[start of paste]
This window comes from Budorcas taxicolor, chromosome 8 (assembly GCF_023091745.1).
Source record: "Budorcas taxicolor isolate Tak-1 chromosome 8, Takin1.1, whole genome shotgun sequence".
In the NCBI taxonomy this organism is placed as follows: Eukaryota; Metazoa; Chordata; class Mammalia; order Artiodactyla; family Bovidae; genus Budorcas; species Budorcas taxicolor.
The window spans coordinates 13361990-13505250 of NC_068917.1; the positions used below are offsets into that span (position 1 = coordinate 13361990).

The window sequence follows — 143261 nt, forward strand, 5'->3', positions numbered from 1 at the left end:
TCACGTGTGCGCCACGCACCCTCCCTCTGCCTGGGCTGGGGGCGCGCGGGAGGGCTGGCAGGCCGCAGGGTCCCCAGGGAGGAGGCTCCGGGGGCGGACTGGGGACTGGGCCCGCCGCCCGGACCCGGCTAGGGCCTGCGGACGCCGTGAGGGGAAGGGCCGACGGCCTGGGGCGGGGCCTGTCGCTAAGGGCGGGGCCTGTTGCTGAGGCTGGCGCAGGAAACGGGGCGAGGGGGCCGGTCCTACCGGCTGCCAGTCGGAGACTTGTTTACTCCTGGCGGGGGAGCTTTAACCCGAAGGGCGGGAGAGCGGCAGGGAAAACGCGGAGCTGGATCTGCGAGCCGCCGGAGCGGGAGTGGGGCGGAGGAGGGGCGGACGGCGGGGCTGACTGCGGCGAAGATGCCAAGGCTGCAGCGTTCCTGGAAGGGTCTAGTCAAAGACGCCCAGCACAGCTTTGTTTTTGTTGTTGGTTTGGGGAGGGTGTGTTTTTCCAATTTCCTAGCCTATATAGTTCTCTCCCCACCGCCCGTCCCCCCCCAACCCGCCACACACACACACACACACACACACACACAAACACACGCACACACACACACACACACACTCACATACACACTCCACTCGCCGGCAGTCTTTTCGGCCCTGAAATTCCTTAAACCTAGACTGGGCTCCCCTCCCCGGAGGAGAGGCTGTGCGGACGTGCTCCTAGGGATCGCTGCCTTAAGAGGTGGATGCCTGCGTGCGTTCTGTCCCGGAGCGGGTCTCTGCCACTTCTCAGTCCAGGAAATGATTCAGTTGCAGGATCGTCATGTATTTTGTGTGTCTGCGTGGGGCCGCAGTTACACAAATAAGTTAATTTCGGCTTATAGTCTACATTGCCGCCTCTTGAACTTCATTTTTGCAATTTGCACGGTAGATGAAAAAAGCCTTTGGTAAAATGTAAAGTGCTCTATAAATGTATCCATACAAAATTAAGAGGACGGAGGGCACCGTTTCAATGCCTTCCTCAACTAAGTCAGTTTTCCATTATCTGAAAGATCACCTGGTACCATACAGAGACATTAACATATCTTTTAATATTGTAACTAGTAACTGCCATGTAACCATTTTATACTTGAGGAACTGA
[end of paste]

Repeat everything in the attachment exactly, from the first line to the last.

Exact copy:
This window comes from Budorcas taxicolor, chromosome 8 (assembly GCF_023091745.1).
Source record: "Budorcas taxicolor isolate Tak-1 chromosome 8, Takin1.1, whole genome shotgun sequence".
In the NCBI taxonomy this organism is placed as follows: Eukaryota; Metazoa; Chordata; class Mammalia; order Artiodactyla; family Bovidae; genus Budorcas; species Budorcas taxicolor.
The window spans coordinates 13361990-13505250 of NC_068917.1; the positions used below are offsets into that span (position 1 = coordinate 13361990).

The window sequence follows — 143261 nt, forward strand, 5'->3', positions numbered from 1 at the left end:
TCACGTGTGCGCCACGCACCCTCCCTCTGCCTGGGCTGGGGGCGCGCGGGAGGGCTGGCAGGCCGCAGGGTCCCCAGGGAGGAGGCTCCGGGGGCGGACTGGGGACTGGGCCCGCCGCCCGGACCCGGCTAGGGCCTGCGGACGCCGTGAGGGGAAGGGCCGACGGCCTGGGGCGGGGCCTGTCGCTAAGGGCGGGGCCTGTTGCTGAGGCTGGCGCAGGAAACGGGGCGAGGGGGCCGGTCCTACCGGCTGCCAGTCGGAGACTTGTTTACTCCTGGCGGGGGAGCTTTAACCCGAAGGGCGGGAGAGCGGCAGGGAAAACGCGGAGCTGGATCTGCGAGCCGCCGGAGCGGGAGTGGGGCGGAGGAGGGGCGGACGGCGGGGCTGACTGCGGCGAAGATGCCAAGGCTGCAGCGTTCCTGGAAGGGTCTAGTCAAAGACGCCCAGCACAGCTTTGTTTTTGTTGTTGGTTTGGGGAGGGTGTGTTTTTCCAATTTCCTAGCCTATATAGTTCTCTCCCCACCGCCCGTCCCCCCCCAACCCGCCACACACACACACACACACACACACACACAAACACACGCACACACACACACACACACACTCACATACACACTCCACTCGCCGGCAGTCTTTTCGGCCCTGAAATTCCTTAAACCTAGACTGGGCTCCCCTCCCCGGAGGAGAGGCTGTGCGGACGTGCTCCTAGGGATCGCTGCCTTAAGAGGTGGATGCCTGCGTGCGTTCTGTCCCGGAGCGGGTCTCTGCCACTTCTCAGTCCAGGAAATGATTCAGTTGCAGGATCGTCATGTATTTTGTGTGTCTGCGTGGGGCCGCAGTTACACAAATAAGTTAATTTCGGCTTATAGTCTACATTGCCGCCTCTTGAACTTCATTTTTGCAATTTGCACGGTAGATGAAAAAAGCCTTTGGTAAAATGTAAAGTGCTCTATAAATGTATCCATACAAAATTAAGAGGACGGAGGGCACCGTTTCAATGCCTTCCTCAACTAAGTCAGTTTTCCATTATCTGAAAGATCACCTGGTACCATACAGAGACATTAACATATCTTTTAATATTGTAACTAGTAACTGCCATGTAACCATTTTATACTTGAGGAACTGA